The question becomes whether women jazz instrumentalists and composers should continue to rely on the written tradition of jazz journalism that fails to cover their music often enough and accurately. If men continue to go down this road of sexism and exclusion along with the failure to highlight the breadth and diversity of women’s talents, will women in jazz realize they don’t need men to write about them at all?
With the advent of social media, music streaming sites where women artists can distribute their own music and independent podcasts and journalism platforms that make self-promotion and production extremely accessible, is it any wonder that if cisgender men do not change, women jazz musicians will abandon traditional jazz media altogether? That said, women who find themselves signed to traditional labels and managers may still be groomed to believe that traditional jazz publicity, available though fraught and hard to attain, is something that they need now.
But in the next 20 years, if there is not an obvious transformation of inclusivity — employment! — of women and LGTBQ writers and editors, the established publications and outlets of today may lose key readership. The new generation of fans will not stand for not seeing themselves in the writers, hearing themselves in the voices covering the music.
If jazz criticism continues to recruit and include a small number of women and underrepresented jazz critics without making efforts to train, encourage and rework a sexist landscape that has suppressed these voices out for decades, the would be-critics will either cease to exist altogether or create independent platforms turning away the exclusionary traditional jazz journalism community, run by people of diversity.
It is also possible that underrepresented jazz artists will find alternative ways to promote their music, threatening the future of jazz media staples through no lack of a diversity of voices. That result would solely fall on the shoulders of the men, more specifically white men, who have not worked diligently enough to provide spaces for more than the handful of artists who they consider deserving of praise.
If efforts are made, the future can unfold in a richer, more positive manner as jazz media publications do away with outdated modes of musical selection based on popularity, strong publicity campaigns and male privilege. Women and artists of diversity will find themselves recognized for their breadth of talents. There will have to be incremental yet dramatic changes to the way these artists are described. There should be a wider range of cultural literacy and empathy in the ways they are presented and perceived.
The feminist future of jazz journalism can be imagined in a myriad of forms: As the expansion of the Afro-futurist universe that artists like June
Tyson helped create through collaborations with Sun Ra and his Arkestra, for instance, giving glamour and creating a new tone in feature articles that include explorations of the feminist experience and engagements of jazz stars in more well-rounded conversations regarding inclusion. There might be an influx of women and LGTBQ talent whose presence shatters and re-builds the jazz journalistic landscape into a realm of vision and expression derived from their unique experiences, leaving onlookers amazed by innovation that could have never been predicted. One can only speculate about what can transpire. It is impossible to concretely know what the New Jazz Journalism will look and feel like.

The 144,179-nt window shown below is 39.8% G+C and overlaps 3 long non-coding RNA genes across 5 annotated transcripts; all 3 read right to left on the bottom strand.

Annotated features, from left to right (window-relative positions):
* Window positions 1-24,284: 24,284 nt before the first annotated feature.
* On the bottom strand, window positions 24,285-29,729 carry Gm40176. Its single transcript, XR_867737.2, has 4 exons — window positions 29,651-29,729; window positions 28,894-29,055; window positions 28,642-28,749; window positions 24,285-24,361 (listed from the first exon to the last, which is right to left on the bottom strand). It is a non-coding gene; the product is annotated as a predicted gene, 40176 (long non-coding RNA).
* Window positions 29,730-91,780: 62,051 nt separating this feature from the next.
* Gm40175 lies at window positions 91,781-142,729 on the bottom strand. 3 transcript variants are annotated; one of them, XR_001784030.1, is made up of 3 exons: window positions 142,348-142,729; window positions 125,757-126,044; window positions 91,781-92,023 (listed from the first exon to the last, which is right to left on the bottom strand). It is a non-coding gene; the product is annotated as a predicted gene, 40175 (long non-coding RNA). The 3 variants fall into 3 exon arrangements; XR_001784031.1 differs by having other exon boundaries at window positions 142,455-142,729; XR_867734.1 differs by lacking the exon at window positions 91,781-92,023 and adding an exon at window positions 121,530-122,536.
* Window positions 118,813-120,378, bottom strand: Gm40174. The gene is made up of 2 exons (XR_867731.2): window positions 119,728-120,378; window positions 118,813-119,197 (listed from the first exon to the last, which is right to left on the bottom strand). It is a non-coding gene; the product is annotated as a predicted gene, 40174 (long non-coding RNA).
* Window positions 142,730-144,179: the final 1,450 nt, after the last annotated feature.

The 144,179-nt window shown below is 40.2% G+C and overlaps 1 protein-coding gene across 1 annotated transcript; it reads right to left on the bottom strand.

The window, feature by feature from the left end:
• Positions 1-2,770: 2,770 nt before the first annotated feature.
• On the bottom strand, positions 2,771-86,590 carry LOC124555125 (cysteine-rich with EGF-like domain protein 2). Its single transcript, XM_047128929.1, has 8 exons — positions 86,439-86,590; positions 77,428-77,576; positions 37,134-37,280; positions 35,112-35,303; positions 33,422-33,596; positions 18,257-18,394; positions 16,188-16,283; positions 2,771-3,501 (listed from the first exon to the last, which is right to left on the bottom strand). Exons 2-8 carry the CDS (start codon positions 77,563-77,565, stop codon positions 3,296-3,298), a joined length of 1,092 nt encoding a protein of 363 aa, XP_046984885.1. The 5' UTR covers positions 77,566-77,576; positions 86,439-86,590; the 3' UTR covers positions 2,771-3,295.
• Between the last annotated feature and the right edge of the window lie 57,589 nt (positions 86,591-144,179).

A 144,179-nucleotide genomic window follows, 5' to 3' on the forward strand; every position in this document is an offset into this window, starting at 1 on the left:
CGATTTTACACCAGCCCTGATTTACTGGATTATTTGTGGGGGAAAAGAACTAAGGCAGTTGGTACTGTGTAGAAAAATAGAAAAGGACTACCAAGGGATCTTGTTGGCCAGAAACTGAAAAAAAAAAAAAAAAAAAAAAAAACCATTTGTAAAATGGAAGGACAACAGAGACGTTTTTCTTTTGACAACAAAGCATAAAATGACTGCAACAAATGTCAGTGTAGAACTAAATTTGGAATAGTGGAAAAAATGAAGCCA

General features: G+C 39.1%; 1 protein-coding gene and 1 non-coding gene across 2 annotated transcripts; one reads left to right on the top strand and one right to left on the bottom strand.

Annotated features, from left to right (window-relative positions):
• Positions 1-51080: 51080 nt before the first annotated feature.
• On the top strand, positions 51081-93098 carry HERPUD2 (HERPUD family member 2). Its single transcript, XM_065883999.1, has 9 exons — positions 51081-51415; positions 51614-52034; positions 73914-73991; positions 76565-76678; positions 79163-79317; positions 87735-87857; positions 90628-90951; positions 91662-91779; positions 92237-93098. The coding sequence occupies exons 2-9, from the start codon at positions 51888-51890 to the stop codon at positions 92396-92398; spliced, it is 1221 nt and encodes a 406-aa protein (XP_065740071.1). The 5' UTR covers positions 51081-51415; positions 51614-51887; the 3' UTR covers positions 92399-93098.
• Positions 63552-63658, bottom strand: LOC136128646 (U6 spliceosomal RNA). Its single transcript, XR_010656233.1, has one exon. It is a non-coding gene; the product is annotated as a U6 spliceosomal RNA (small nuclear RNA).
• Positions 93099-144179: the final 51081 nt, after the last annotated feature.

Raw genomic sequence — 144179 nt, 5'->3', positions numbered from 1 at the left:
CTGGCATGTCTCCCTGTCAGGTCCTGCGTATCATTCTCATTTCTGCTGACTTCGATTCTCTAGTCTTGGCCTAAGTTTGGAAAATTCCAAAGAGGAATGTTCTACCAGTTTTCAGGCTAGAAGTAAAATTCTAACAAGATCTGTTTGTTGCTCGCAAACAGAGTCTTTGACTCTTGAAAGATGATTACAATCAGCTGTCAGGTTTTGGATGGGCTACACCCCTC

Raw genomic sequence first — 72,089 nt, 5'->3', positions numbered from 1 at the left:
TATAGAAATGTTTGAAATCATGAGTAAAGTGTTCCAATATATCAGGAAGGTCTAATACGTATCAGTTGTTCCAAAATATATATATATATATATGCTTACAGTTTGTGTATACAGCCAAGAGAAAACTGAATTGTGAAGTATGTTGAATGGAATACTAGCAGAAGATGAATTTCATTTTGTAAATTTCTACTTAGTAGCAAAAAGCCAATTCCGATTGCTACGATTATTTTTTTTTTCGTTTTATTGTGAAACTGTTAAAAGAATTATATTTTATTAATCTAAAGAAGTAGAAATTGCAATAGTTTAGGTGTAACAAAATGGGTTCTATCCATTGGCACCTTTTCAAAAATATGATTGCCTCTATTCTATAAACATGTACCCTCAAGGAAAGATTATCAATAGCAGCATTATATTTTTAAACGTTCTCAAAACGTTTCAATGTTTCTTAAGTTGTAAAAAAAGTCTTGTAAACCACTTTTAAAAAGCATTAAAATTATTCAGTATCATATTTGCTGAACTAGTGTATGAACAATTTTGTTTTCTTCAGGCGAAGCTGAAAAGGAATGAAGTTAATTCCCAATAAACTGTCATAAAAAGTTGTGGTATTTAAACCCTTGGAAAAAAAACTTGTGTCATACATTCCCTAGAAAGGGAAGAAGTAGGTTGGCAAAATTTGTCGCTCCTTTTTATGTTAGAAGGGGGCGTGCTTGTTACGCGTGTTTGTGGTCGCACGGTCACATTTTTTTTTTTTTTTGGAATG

If the future is uncertain, the possibility is that the jazz criticism community will alienate a new generation of writers and musicians by not opening its mind to becoming more culturally aware and misunderstanding the metamorphosis of the world around us, which is calling for an entirely new take on jazz and who is making it.
Such alienation can bring nothing but loss – the loss of a generation, the loss of unification, the silencing of growth, advancement and change. The work to avoid this need not be overwhelming. The first step is to admit that the groundwork laid down by sexist, racist and anti-gay writers of the past (1940s to 2000s, say) must be broken, and that the reality of the history of Jim Crow still sits and bellows just below the surface of our amazing community.
With or without effort, jazz criticism will evolve. Will we become caught up in a cycle, where the inclusion and forward movement of the New Jazz Journalism, after a few years of a feminist golden era, falls back into old habits, worn patterns and male domination? Or will we move forward without looking back?
If we do not look back, New Jazz Journalism will usher in a post-reality that will no longer need feminism. Women and LGTBQ will be a part of a new, refreshing season of positive change. Then, with more time, diverse voices will simply be a part of a landscape that will no longer need uproar and lobbying for a better future. The future will be now, and when that happens advance will come more naturally, as young writers feel safe and receive the same privilege that White men have experienced for many years.
This is, of course, idealistic. There will always be a need for change, for inclusion, for vibrancy and diversity, and the New Jazz Journalism can usher the world of jazz criticism towards addressing these needs for as long as it needs to order to turn idealism into reality. Every human being has the right to embrace jazz. Therefore, every human being must be notified that their voices are vital in the preservation and growth of the art.
Image: June Tyson with the Sun Ra Arkestra, 1980, Willisau, Switzerland photos by Isio Saba, from the archive of Hat Hut Records Ltd.